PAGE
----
But the draft plan also includes three ³variations² as possible options. Two of these ³variations² suggest a business differential of 1.5. It almost seems like the ARC¹s ruling faction might consider a return to a differential if, as Mrs Bull says, ³that is the widely expressed view of the community².

On closer inspection, however, suspicions arise about the ruling faction¹s intentions. Consider these three points:

(1) The three ³variations² have to compete against the ruling faction¹s single ³proposed method². That means public opposition will be split three ways between the three ³variations², giving an unfair advantage to the one ³proposed method². That¹s not a level playing field.

(2) In last year¹s draft plan the ARC rejected a business differential of 2 because, in the words of ARC officials, ³a much higher differential (than 2) would be required to have a significant benefit for residential ratepayers, particularly in relation to North Shore residents². Yet now the ruling faction is putting up two ³variations² which would include a differential lower than 2 ­ even though their own officials said last year that such a small differential would have no ³significant benefit² for homeowners. So these ³variations² turn out to be the option you have when you don¹t have an option.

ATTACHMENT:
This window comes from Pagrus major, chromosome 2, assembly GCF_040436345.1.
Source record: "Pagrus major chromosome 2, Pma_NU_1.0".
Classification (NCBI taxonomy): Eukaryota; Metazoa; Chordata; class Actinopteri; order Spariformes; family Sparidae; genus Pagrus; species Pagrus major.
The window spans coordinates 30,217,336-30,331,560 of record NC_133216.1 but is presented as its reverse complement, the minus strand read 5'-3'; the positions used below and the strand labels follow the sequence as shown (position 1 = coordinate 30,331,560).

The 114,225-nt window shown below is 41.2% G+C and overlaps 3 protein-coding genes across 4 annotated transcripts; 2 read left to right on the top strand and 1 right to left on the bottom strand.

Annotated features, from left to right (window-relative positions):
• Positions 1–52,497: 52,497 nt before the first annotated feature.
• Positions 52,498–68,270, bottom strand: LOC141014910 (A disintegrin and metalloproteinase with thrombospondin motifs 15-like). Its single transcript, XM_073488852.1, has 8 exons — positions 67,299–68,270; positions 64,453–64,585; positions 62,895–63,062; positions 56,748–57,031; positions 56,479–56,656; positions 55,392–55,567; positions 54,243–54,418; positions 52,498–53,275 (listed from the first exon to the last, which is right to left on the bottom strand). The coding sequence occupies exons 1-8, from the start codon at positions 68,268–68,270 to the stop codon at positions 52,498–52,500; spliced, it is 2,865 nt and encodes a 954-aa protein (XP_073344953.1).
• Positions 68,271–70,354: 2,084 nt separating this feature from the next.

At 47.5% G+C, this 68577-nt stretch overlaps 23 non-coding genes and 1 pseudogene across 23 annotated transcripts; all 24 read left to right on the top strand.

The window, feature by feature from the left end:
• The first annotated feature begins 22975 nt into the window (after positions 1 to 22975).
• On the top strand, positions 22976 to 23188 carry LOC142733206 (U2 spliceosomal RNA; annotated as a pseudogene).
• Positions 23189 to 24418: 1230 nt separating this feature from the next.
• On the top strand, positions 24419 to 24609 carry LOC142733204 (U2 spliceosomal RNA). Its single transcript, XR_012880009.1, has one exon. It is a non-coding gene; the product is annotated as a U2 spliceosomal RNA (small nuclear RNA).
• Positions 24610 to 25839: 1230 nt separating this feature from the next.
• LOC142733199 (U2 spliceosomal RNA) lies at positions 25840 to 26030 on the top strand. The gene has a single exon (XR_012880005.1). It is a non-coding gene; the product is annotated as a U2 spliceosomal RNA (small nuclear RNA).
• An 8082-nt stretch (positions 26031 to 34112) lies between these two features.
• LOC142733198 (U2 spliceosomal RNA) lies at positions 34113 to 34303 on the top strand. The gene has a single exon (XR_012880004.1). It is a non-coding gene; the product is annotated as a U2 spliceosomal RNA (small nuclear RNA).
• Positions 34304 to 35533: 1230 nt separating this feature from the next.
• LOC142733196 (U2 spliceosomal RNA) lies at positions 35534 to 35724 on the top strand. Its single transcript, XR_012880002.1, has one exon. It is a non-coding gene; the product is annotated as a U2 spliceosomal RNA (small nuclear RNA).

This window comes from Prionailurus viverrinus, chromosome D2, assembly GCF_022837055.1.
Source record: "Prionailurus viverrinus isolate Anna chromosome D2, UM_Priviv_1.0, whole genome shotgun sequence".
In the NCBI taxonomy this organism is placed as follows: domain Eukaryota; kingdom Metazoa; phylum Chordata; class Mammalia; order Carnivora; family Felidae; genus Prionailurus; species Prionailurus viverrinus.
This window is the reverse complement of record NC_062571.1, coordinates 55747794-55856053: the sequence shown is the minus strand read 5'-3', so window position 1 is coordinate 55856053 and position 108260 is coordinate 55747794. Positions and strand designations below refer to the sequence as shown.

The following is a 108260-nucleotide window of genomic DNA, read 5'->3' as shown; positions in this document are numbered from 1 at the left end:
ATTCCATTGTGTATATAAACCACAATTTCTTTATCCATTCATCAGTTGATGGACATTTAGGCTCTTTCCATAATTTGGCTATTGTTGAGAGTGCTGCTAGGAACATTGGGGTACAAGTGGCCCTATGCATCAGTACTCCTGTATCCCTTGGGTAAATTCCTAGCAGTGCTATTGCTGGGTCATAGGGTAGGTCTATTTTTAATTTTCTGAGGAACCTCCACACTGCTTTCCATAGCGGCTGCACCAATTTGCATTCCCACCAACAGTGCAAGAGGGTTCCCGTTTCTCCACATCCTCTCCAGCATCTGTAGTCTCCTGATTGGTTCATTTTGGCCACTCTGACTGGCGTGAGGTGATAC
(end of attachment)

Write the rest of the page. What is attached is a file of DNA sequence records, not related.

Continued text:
(3) The ARC¹s ruling faction has refused to put the only real alternative in their draft plan ­ a rating U-turn which includes a business differential of more than 5. This is being requested by RAM ­ Residents Action Movement. We ask for the ³RAM variation² to be added to the draft plan so that citizens have a real choice.

I have asked all ARC councillors to add the ³RAM variation², which includes a differential of more than 5, to the draft plan.

Will the ARC say ³yes² to this democratic proposal?

References: € ARC Rating Policy Review, 2003. € ARC newsletter Region Wide, April 2004.

NOTE: Also available as a Word document - just email back. Free for publication so long as author acknowledged.